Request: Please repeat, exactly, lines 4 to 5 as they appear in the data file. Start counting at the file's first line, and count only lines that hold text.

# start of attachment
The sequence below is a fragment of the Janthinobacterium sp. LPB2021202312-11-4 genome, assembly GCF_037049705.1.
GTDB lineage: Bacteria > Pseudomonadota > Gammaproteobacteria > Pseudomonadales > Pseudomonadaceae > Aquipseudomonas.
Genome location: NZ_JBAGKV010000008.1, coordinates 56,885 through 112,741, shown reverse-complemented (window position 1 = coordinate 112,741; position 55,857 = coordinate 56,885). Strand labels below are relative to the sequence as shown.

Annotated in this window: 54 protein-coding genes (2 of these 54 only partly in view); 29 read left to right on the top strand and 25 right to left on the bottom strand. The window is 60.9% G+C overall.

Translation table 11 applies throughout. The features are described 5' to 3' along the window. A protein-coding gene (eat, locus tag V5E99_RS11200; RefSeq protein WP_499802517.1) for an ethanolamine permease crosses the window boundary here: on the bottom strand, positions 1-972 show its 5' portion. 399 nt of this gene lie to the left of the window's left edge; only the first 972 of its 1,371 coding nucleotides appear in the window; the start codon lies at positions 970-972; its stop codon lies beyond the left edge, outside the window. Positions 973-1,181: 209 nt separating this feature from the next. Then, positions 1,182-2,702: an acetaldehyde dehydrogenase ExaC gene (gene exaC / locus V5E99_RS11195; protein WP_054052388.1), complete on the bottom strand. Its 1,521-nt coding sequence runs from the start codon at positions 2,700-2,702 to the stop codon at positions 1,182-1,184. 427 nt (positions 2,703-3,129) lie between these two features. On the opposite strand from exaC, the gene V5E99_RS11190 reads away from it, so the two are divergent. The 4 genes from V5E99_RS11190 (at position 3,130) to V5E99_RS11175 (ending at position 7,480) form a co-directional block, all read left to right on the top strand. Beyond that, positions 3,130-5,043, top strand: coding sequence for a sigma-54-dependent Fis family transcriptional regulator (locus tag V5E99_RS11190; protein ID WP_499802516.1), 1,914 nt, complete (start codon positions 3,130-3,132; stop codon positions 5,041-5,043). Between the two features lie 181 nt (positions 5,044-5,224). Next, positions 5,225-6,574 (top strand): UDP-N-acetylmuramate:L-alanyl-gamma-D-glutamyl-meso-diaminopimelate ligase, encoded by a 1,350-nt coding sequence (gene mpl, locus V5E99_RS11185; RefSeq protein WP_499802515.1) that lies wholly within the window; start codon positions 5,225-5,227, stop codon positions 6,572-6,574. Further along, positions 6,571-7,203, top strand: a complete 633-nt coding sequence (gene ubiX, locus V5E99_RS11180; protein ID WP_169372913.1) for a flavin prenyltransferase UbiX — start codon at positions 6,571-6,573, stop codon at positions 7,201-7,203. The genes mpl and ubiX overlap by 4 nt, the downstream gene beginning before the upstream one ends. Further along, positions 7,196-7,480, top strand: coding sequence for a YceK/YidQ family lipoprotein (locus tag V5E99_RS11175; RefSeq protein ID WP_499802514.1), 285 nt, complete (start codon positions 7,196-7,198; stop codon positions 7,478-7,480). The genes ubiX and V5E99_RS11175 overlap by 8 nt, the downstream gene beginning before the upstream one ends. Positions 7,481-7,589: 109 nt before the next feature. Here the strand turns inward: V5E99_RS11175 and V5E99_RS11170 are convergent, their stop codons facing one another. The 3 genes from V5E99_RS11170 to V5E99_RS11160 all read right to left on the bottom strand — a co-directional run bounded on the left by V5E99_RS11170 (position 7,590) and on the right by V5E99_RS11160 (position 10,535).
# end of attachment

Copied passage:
Annotated in this window: 54 protein-coding genes (2 of these 54 only partly in view); 29 read left to right on the top strand and 25 right to left on the bottom strand. The window is 60.9% G+C overall.

Translation table 11 applies throughout. The features are described 5' to 3' along the window. A protein-coding gene (eat, locus tag V5E99_RS11200; RefSeq protein WP_499802517.1) for an ethanolamine permease crosses the window boundary here: on the bottom strand, positions 1-972 show its 5' portion. 399 nt of this gene lie to the left of the window's left edge; only the first 972 of its 1,371 coding nucleotides appear in the window; the start codon lies at positions 970-972; its stop codon lies beyond the left edge, outside the window. Positions 973-1,181: 209 nt separating this feature from the next. Then, positions 1,182-2,702: an acetaldehyde dehydrogenase ExaC gene (gene exaC / locus V5E99_RS11195; protein WP_054052388.1), complete on the bottom strand. Its 1,521-nt coding sequence runs from the start codon at positions 2,700-2,702 to the stop codon at positions 1,182-1,184. 427 nt (positions 2,703-3,129) lie between these two features. On the opposite strand from exaC, the gene V5E99_RS11190 reads away from it, so the two are divergent. The 4 genes from V5E99_RS11190 (at position 3,130) to V5E99_RS11175 (ending at position 7,480) form a co-directional block, all read left to right on the top strand. Beyond that, positions 3,130-5,043, top strand: coding sequence for a sigma-54-dependent Fis family transcriptional regulator (locus tag V5E99_RS11190; protein ID WP_499802516.1), 1,914 nt, complete (start codon positions 3,130-3,132; stop codon positions 5,041-5,043). Between the two features lie 181 nt (positions 5,044-5,224). Next, positions 5,225-6,574 (top strand): UDP-N-acetylmuramate:L-alanyl-gamma-D-glutamyl-meso-diaminopimelate ligase, encoded by a 1,350-nt coding sequence (gene mpl, locus V5E99_RS11185; RefSeq protein WP_499802515.1) that lies wholly within the window; start codon positions 5,225-5,227, stop codon positions 6,572-6,574. Further along, positions 6,571-7,203, top strand: a complete 633-nt coding sequence (gene ubiX, locus V5E99_RS11180; protein ID WP_169372913.1) for a flavin prenyltransferase UbiX — start codon at positions 6,571-6,573, stop codon at positions 7,201-7,203. The genes mpl and ubiX overlap by 4 nt, the downstream gene beginning before the upstream one ends. Further along, positions 7,196-7,480, top strand: coding sequence for a YceK/YidQ family lipoprotein (locus tag V5E99_RS11175; RefSeq protein ID WP_499802514.1), 285 nt, complete (start codon positions 7,196-7,198; stop codon positions 7,478-7,480). The genes ubiX and V5E99_RS11175 overlap by 8 nt, the downstream gene beginning before the upstream one ends. Positions 7,481-7,589: 109 nt before the next feature. Here the strand turns inward: V5E99_RS11175 and V5E99_RS11170 are convergent, their stop codons facing one another. The 3 genes from V5E99_RS11170 to V5E99_RS11160 all read right to left on the bottom strand — a co-directional run bounded on the left by V5E99_RS11170 (position 7,590) and on the right by V5E99_RS11160 (position 10,535).